WASHINGTON -- Dr. Jeffrey Runge knows the joy of bringing emergency room patients back from the brink of death. But the job he has now is even more gratifying, he says.
"For me, this is the pinnacle of a career," says the government's chief regulator of vehicle safety.
Runge, 49, has headed the National Highway Traffic Safety Administration since August 2001. He said in an interview last week he is eager to stay in the job during President Bush's second term, if the president wants him.
Bush has shaken up major segments of his administration. But he has offered no indication of his plans for NHTSA and other parts of the Transportation Department.
"I serve at the pleasure of the president," Runge says. "If they've got somebody else they would rather have in this job, then I will happily depart and look back and say it was a great run. And if they ask me to stay, then I'll stay."
The industry likely would regard that prospect as a mixed blessing. Although Runge has not bashed automakers during his tenure at NHTSA, he has overseen a wave of tougher vehicle regulation.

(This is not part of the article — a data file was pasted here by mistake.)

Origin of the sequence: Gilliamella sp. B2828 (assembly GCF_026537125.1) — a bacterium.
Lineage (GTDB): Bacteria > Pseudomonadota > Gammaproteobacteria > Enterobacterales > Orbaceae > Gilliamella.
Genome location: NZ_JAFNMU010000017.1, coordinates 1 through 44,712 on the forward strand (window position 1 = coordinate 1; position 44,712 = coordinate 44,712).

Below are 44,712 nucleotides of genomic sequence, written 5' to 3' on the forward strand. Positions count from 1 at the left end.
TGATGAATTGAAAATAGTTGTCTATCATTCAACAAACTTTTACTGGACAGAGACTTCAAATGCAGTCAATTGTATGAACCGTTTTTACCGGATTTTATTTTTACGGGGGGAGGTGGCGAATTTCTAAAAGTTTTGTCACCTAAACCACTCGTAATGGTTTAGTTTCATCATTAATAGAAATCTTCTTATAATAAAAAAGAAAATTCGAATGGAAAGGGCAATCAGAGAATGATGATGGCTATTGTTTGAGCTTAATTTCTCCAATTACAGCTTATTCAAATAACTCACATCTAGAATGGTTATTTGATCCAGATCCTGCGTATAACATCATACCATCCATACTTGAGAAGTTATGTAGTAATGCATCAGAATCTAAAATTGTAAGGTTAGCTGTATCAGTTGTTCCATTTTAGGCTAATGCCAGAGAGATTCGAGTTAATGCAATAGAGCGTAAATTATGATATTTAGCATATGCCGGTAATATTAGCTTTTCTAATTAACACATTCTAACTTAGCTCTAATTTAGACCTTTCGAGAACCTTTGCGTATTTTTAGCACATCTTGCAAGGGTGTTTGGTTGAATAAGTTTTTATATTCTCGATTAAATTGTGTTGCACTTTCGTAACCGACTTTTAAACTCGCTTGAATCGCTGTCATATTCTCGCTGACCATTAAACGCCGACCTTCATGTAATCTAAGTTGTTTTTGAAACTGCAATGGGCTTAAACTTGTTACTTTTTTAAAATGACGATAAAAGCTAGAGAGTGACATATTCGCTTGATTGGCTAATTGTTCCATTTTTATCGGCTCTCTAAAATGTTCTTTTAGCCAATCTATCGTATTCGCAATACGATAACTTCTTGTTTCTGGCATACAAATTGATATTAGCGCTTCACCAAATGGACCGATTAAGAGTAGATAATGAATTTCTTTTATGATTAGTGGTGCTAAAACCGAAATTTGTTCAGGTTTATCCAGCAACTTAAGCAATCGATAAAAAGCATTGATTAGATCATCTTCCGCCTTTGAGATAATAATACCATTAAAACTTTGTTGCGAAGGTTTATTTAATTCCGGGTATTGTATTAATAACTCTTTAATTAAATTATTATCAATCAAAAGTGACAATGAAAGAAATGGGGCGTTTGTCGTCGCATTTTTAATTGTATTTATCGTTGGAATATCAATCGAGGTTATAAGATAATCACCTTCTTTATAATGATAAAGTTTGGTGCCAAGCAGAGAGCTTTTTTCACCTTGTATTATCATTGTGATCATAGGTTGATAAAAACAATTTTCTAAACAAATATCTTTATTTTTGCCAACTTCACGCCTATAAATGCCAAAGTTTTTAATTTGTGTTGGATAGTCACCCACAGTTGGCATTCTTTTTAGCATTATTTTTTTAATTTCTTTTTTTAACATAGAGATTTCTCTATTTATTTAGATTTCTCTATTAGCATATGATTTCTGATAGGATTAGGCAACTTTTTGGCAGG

Congress mandated much of that rule-making, but Runge has pushed some of it. Runge also has talked tough about the dangers of light trucks, the industry's main profit center.
A veteran industry lobbyist says automakers have been frustrated in some of their dealings with Runge. For example, they did not convince Runge of the challenges they face in meeting tougher fuel economy standards for trucks, the lobbyist says.
But another industry source says car companies generally would be satisfied if Runge remains at
NHTSA's helm because he is "a known quantity."
Elsewhere, the analysis is more positive.